Bay Area Vacationers Drawn to Historic Truckee

View of downtown Truckee

Historic buildings in downtown Truckee are bustling with restaurants and retail shops.

Truckee is already abuzz about the upcoming Fourth of July Parade.

The annual event is a quintessential display of small-town Americana and a highlight of the summer season in the Sierra Nevada mountains. This year’s parade will celebrate 150 years of settlement in the region, and Truckee’s downtown district — added to the National Register of Historic Places in 2010 — will be awash in red, white, and blue for the occasion.

History isn’t locked in a museum in Truckee. It’s everywhere you turn, and it’s accessible and welcoming.

“Truckee is a charming mountain town with an enormous amount of history,” said Sally Gardner, branch executive in Pacific Union’s Tahoe/Truckee region.

“It’s a family-oriented community, and it attracts a lot of people with a passion for the outdoors.”

There’s world-class skiing, of course, but in the summer months Truckee also attracts hikers, nature enthusiasts and active people of all ages and abilities, drawn by the region’s stunning beauty and crisp mountain air.

Truckee is a three-hour drive from the Bay Area and a convenient hub for those traveling farther to Reno or Lake Tahoe. Unlike nearby ski communities, Truckee offers a full array of local amenities including schools, a hospital, banks, and a wide variety of retail shops and restaurants.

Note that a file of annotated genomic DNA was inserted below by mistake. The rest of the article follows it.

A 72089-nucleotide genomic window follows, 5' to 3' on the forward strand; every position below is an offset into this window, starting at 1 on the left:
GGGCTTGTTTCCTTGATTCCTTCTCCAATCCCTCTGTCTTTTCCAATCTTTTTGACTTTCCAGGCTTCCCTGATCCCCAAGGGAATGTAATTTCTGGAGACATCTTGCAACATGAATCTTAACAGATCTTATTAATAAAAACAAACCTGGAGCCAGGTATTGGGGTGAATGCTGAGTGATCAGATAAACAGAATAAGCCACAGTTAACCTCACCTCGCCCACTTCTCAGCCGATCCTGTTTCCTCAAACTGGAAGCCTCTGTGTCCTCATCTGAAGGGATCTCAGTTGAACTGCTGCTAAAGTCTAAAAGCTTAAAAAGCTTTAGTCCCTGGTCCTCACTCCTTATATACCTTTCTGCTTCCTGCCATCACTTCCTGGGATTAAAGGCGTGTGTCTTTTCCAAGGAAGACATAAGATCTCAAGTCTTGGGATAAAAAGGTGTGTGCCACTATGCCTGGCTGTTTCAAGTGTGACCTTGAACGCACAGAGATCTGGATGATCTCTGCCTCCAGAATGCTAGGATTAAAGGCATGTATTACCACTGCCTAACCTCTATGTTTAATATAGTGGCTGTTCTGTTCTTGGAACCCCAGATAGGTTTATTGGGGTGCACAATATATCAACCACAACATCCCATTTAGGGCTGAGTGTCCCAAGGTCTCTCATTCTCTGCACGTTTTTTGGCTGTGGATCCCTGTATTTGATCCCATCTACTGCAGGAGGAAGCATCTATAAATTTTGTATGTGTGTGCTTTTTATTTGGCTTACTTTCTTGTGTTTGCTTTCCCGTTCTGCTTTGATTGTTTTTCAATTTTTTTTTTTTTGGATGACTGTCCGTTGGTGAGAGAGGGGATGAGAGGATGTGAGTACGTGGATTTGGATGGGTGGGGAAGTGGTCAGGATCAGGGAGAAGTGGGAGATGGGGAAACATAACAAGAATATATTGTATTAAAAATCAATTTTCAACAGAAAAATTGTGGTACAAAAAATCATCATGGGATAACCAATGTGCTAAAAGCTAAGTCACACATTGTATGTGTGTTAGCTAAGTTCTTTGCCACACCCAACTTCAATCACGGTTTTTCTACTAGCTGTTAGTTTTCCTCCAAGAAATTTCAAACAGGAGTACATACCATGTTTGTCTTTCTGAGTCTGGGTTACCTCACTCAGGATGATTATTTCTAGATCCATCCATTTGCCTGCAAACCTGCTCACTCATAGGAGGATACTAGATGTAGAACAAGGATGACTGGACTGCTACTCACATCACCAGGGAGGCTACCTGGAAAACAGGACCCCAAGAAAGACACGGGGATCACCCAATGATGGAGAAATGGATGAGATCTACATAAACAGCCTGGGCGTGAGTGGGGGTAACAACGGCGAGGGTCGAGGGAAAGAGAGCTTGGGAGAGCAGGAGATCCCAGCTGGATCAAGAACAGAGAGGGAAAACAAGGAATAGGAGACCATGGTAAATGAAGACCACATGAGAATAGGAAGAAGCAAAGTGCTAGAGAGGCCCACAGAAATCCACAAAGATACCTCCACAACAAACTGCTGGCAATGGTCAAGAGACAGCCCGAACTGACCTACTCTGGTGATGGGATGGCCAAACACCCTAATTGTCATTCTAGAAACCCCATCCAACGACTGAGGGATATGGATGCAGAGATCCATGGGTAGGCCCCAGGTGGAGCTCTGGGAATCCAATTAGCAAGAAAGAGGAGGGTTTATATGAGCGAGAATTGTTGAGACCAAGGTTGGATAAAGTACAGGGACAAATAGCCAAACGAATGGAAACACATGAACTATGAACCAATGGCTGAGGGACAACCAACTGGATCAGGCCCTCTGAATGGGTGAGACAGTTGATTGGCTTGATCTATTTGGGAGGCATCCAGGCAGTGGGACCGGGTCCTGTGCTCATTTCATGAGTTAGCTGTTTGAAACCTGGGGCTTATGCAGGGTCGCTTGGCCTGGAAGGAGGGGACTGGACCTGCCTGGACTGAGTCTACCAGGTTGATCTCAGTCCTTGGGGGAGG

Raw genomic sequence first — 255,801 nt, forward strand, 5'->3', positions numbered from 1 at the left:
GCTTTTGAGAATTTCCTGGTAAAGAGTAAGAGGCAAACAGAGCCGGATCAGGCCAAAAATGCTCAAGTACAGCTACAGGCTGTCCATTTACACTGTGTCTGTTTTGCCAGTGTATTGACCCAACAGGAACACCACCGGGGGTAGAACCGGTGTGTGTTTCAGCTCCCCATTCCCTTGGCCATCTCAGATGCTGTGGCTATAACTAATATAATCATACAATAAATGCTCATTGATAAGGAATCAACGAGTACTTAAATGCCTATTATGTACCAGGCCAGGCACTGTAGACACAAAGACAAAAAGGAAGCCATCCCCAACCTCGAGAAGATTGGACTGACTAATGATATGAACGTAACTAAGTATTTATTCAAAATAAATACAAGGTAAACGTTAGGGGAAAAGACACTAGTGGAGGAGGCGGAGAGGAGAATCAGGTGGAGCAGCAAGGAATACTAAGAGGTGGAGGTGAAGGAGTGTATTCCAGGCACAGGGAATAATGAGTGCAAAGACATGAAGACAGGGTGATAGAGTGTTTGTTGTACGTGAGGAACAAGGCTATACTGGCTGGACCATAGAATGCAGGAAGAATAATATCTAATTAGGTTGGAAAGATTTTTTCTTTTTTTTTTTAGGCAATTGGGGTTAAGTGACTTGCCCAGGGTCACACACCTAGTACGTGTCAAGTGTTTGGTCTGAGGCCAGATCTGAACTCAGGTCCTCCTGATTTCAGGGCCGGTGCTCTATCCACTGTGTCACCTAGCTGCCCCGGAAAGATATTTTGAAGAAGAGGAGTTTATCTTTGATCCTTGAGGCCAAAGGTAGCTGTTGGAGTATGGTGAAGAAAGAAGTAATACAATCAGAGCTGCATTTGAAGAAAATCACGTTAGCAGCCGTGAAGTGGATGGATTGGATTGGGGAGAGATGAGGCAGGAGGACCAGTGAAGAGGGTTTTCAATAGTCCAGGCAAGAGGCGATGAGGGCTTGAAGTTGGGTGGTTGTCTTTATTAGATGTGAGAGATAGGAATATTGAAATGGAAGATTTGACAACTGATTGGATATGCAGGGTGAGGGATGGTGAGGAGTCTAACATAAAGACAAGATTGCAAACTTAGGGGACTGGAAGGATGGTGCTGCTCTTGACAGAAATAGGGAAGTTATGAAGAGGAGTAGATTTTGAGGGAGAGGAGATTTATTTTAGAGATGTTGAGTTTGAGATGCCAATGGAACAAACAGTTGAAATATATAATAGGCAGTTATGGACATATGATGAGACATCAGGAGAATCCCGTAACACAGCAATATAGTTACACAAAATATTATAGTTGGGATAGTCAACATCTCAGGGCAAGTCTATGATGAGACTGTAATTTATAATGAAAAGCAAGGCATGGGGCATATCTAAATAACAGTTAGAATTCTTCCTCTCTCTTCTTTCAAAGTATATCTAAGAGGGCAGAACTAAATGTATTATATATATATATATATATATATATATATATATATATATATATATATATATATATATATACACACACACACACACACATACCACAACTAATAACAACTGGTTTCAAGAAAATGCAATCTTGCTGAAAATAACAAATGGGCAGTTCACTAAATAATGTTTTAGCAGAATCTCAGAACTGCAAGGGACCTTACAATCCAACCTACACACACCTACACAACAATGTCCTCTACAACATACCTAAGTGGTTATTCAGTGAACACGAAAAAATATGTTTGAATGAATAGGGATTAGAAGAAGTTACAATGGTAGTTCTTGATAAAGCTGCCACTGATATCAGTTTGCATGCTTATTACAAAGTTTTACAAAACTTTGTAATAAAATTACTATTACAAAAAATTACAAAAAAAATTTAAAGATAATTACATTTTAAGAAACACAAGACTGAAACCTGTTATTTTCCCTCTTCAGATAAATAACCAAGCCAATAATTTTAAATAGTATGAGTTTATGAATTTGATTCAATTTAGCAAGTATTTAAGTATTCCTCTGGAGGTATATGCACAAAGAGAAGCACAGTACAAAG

“It’s a vibrant community,” Gardner said. “Many people have second homes here, but Truckee has more full-time residences than other developments in the area that are more focused on vacationers.”

Moody’s Bistro & Bar, located in the historic Truckee Hotel, remains a popular spot with residents, and musician Paul McCartney has entertained locals there on more than one occasion. The former Beatle is a regular visitor to the area, whose unannounced, closed-door sessions immediately become the talk of the town.

Other popular restaurants include Dragonfly, Cottonwood, Drunken Monkey, Manzanita (at the Ritz-Carlton Lake Tahoe), and Stella (at the Cedar House Sport Hotel).

Truckee homes for sale tend to be more affordable than those close to Lake Tahoe. The town has seen more new-home construction than other communities in recent years, with condominiums in particular demand.

Sales have been brisk this year, with more homes coming on the market than in the recent past. The Tahoe Donner development, Truckee’s largest neighborhood, currently has 74 homes for sale, double the number available two months ago, Gardner said.

“The sweet spot, in terms of price, seems to be $375,000 to $550,000,” she said. Of 77 pending sales in Truckee, 54 are priced below $500,000.

Home sales are busiest now through the fall, as children get out of school and vacationing families visit the area.

“It happens all the time,” Gardner said. “Vacationers come to town and they fall in love with the area, and they make a decision to purchase property as a second home.”

(Truckee photo courtesy of Jeff Myers, via Flickr.)

Share this post:

Sign Up for Daily Blog Updates

Receive daily blog posts from Pacific Union in your inbox.

Sign up for Monthly Market Updates

Receive monthly real estate news from Pacific Union in your inbox.